Providing access to loop (and other) devices in containers

I am trying to run openshift in a lxc container in centos7
I am hitting issue after issue trying to do this.
… learning all the pitfalls that can happen…

I ended up adding a device config for every device that may be used eventually in the container.
This looks wrong! There must be a more global way to configure this.
security.privileged = true an security.nesting = true is not helping.

Since my host uses snap a number of loop devices are already in use.

I ended up doing this to make loop devices accessible in the container:

lxc profile set nsmount raw.lxc lxc.aa_profile=unconfined
lxc profile device add nsmount fuse unix-char path=/dev/fuse
lxc config device add nsmount loop-control unix-char path=/dev/loop-control

for i in {0..9}; do echo $i;
lxc profile device add nsmount loop$i unix-block path=/dev/loop$i;
lxc profile add centos7 nsmount

However, this looks like the wrong way to do it.
Shouldn’t there be a more generic way to define this in apparmor?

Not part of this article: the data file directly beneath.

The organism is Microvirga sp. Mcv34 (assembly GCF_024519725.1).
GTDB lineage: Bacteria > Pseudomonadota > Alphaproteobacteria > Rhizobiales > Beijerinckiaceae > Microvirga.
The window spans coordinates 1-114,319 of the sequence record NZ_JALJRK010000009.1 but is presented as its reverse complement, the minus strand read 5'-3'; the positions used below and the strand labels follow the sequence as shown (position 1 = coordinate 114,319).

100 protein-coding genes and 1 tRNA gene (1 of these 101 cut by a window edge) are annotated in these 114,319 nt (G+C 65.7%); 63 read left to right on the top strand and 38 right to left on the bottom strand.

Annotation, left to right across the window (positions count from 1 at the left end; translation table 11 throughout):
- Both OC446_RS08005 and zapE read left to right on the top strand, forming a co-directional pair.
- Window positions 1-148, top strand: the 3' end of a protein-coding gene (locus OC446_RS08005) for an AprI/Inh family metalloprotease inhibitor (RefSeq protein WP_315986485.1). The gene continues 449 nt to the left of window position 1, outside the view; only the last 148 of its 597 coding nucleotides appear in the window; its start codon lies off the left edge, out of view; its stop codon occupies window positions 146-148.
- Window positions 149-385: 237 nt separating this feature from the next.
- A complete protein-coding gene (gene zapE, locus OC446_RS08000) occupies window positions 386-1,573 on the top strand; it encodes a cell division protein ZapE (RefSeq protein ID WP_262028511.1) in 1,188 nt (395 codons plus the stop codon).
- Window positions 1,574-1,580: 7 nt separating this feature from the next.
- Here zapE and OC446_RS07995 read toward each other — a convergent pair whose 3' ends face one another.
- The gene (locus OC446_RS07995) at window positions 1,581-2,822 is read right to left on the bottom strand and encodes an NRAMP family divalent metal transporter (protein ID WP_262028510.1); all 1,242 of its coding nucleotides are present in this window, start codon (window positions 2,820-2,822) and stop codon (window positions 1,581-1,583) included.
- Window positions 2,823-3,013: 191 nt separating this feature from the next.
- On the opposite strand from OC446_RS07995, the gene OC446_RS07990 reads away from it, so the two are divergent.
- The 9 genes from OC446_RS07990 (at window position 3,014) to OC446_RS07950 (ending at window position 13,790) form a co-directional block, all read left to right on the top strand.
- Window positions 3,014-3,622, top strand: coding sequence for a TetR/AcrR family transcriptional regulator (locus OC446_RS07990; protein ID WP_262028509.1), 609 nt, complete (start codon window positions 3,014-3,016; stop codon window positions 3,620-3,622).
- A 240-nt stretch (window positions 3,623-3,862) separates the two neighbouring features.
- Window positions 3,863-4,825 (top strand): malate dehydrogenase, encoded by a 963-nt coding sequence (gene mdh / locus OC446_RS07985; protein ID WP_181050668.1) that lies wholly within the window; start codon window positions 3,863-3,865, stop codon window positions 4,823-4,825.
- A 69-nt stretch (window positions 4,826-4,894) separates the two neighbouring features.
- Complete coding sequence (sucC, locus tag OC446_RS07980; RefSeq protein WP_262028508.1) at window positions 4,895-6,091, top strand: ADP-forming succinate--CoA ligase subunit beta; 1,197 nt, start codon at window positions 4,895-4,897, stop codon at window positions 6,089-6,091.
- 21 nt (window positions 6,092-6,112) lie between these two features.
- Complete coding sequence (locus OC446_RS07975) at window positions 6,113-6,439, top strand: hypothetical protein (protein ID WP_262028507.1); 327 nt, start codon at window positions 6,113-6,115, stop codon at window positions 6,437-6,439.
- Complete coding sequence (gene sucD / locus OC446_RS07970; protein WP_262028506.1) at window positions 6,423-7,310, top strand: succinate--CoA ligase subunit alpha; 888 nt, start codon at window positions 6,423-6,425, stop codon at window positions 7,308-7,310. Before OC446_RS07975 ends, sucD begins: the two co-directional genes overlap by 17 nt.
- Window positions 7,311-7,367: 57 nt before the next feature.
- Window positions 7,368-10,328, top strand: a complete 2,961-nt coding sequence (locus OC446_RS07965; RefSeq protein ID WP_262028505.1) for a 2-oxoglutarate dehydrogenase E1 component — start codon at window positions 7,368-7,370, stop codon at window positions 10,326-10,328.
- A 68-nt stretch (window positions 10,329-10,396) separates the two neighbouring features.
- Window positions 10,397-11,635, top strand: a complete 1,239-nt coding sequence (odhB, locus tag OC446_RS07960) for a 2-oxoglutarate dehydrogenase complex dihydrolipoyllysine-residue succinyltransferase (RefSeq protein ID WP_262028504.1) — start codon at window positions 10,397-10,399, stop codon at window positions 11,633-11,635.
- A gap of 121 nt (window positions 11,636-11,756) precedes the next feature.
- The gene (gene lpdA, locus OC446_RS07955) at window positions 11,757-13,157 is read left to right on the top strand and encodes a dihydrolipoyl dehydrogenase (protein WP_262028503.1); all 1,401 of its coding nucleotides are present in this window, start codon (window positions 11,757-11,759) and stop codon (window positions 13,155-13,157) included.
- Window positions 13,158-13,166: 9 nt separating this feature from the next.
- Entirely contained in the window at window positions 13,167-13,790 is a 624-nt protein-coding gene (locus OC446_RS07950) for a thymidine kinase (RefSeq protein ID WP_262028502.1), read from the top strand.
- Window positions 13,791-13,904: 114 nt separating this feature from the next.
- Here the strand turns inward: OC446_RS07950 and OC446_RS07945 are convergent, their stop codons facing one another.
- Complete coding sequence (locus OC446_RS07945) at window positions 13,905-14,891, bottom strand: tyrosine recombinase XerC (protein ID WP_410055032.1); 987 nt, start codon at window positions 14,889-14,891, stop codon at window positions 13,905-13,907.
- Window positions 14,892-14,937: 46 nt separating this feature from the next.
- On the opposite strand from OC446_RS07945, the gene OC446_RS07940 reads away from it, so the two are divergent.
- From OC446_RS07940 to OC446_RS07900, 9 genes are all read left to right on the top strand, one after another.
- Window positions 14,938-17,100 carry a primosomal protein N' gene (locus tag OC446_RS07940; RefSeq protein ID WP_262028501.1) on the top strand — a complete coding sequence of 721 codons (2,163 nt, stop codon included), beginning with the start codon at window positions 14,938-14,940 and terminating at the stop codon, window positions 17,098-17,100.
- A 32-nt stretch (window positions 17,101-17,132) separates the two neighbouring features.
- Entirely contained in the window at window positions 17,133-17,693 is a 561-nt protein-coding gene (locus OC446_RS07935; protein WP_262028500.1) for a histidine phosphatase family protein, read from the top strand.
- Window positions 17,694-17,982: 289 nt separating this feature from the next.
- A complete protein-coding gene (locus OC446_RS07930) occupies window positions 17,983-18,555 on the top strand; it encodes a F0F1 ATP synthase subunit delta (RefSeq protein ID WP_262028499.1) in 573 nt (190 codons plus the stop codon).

What you did isn’t too wrong but also not ideal. Unfortunately there aren’t any ideal solution for loop devices as they’re not namespaced.

So any container that you pass loop devices to will be able to see whatever the host or other containers do with those devices…

The alternative to what you did is to use raw.lxc to allow the creation of those devices inside the container, this would be something like this:

raw.lxc: |-
  lxc.cgroup.devices.allow = c 10 237
  lxc.cgroup.devices.allow = b 7 *

And then you’ll need some kind of init script in the container to create the /dev/loop* devices as it’s unlikely that udev will do that for you inside a container.

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I’d like to note that the config is now like this:

  raw.lxc: |-
    lxc.cgroup.devices.allow = c 10:237 rw
    lxc.cgroup.devices.allow = b 7:* rw

According to lxc.container.conf(5) manpage.

Oops, sorry about that, yeah, I forgot to specify the file mode.

I have a follow-up question/clarification on this topic of providing access to devices in containers. I’m a newbie to containers, so please forgive my inexperience with them. Here’s the question.

When a give access to a host’s device to programs running within a container, what happens to the host’s access to that device? Does it remain accessible to programs running on the host that are not in the container?

Yeah, it remains available on the host.
How that behaves very much depends on the device.

It’s the same as having multiple applications or users on the host try to access the device, some only allow one application to open the device, some support multiple concurrent access, some let you but then fail weirdly, …

Got it! Thanks …